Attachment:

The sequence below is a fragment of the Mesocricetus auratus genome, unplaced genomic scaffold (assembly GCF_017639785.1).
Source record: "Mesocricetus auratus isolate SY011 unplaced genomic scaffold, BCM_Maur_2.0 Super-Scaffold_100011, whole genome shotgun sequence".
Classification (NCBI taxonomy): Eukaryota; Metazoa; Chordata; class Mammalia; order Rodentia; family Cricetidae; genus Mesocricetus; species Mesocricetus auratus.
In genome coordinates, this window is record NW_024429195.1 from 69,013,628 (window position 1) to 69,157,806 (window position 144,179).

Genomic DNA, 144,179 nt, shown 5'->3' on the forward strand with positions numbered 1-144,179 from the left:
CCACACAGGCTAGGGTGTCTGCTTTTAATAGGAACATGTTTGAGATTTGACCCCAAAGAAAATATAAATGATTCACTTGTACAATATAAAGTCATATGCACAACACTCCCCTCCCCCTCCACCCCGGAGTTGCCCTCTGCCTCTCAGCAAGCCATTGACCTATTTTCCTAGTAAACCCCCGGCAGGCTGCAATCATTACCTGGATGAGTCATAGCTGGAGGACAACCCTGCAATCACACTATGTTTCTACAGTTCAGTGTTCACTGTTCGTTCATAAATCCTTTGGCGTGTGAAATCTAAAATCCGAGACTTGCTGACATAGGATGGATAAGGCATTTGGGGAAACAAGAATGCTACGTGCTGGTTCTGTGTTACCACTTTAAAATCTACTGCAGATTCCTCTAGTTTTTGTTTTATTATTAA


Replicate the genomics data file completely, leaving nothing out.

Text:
The sequence below is a fragment of the Mesocricetus auratus genome, unplaced genomic scaffold (assembly GCF_017639785.1).
Source record: "Mesocricetus auratus isolate SY011 unplaced genomic scaffold, BCM_Maur_2.0 Super-Scaffold_100011, whole genome shotgun sequence".
Classification (NCBI taxonomy): Eukaryota; Metazoa; Chordata; class Mammalia; order Rodentia; family Cricetidae; genus Mesocricetus; species Mesocricetus auratus.
In genome coordinates, this window is record NW_024429195.1 from 69,013,628 (window position 1) to 69,157,806 (window position 144,179).

Genomic DNA, 144,179 nt, shown 5'->3' on the forward strand with positions numbered 1-144,179 from the left:
CCACACAGGCTAGGGTGTCTGCTTTTAATAGGAACATGTTTGAGATTTGACCCCAAAGAAAATATAAATGATTCACTTGTACAATATAAAGTCATATGCACAACACTCCCCTCCCCCTCCACCCCGGAGTTGCCCTCTGCCTCTCAGCAAGCCATTGACCTATTTTCCTAGTAAACCCCCGGCAGGCTGCAATCATTACCTGGATGAGTCATAGCTGGAGGACAACCCTGCAATCACACTATGTTTCTACAGTTCAGTGTTCACTGTTCGTTCATAAATCCTTTGGCGTGTGAAATCTAAAATCCGAGACTTGCTGACATAGGATGGATAAGGCATTTGGGGAAACAAGAATGCTACGTGCTGGTTCTGTGTTACCACTTTAAAATCTACTGCAGATTCCTCTAGTTTTTGTTTTATTATTAA